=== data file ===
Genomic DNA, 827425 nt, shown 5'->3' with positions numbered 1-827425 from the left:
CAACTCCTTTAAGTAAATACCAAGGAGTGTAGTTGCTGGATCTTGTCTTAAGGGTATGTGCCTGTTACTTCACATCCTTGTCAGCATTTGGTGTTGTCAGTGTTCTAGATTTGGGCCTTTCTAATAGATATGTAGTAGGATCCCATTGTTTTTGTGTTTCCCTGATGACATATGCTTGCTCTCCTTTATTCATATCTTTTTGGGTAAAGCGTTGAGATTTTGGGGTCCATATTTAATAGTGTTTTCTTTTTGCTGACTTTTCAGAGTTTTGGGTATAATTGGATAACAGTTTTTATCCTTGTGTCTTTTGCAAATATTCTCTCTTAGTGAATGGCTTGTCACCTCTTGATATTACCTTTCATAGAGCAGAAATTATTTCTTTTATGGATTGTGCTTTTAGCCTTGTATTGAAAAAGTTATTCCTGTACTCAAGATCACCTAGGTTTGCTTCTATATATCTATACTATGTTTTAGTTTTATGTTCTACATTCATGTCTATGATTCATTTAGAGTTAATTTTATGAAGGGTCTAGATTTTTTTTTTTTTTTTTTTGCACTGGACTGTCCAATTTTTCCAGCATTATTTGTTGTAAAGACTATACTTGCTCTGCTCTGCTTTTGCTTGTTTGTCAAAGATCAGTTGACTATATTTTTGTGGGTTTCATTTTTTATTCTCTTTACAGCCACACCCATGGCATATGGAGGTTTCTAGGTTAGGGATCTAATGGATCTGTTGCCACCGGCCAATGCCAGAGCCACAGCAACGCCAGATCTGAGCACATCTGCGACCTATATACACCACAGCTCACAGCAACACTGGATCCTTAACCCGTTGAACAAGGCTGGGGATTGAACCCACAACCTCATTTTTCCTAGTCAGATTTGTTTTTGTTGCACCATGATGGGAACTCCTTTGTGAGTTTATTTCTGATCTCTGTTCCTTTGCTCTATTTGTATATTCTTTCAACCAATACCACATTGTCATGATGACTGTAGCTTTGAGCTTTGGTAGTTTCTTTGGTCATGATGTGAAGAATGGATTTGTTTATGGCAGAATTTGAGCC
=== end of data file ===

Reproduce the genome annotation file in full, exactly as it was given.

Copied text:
Genomic DNA, 827425 nt, shown 5'->3' with positions numbered 1-827425 from the left:
CAACTCCTTTAAGTAAATACCAAGGAGTGTAGTTGCTGGATCTTGTCTTAAGGGTATGTGCCTGTTACTTCACATCCTTGTCAGCATTTGGTGTTGTCAGTGTTCTAGATTTGGGCCTTTCTAATAGATATGTAGTAGGATCCCATTGTTTTTGTGTTTCCCTGATGACATATGCTTGCTCTCCTTTATTCATATCTTTTTGGGTAAAGCGTTGAGATTTTGGGGTCCATATTTAATAGTGTTTTCTTTTTGCTGACTTTTCAGAGTTTTGGGTATAATTGGATAACAGTTTTTATCCTTGTGTCTTTTGCAAATATTCTCTCTTAGTGAATGGCTTGTCACCTCTTGATATTACCTTTCATAGAGCAGAAATTATTTCTTTTATGGATTGTGCTTTTAGCCTTGTATTGAAAAAGTTATTCCTGTACTCAAGATCACCTAGGTTTGCTTCTATATATCTATACTATGTTTTAGTTTTATGTTCTACATTCATGTCTATGATTCATTTAGAGTTAATTTTATGAAGGGTCTAGATTTTTTTTTTTTTTTTTTTGCACTGGACTGTCCAATTTTTCCAGCATTATTTGTTGTAAAGACTATACTTGCTCTGCTCTGCTTTTGCTTGTTTGTCAAAGATCAGTTGACTATATTTTTGTGGGTTTCATTTTTTATTCTCTTTACAGCCACACCCATGGCATATGGAGGTTTCTAGGTTAGGGATCTAATGGATCTGTTGCCACCGGCCAATGCCAGAGCCACAGCAACGCCAGATCTGAGCACATCTGCGACCTATATACACCACAGCTCACAGCAACACTGGATCCTTAACCCGTTGAACAAGGCTGGGGATTGAACCCACAACCTCATTTTTCCTAGTCAGATTTGTTTTTGTTGCACCATGATGGGAACTCCTTTGTGAGTTTATTTCTGATCTCTGTTCCTTTGCTCTATTTGTATATTCTTTCAACCAATACCACATTGTCATGATGACTGTAGCTTTGAGCTTTGGTAGTTTCTTTGGTCATGATGTGAAGAATGGATTTGTTTATGGCAGAATTTGAGCC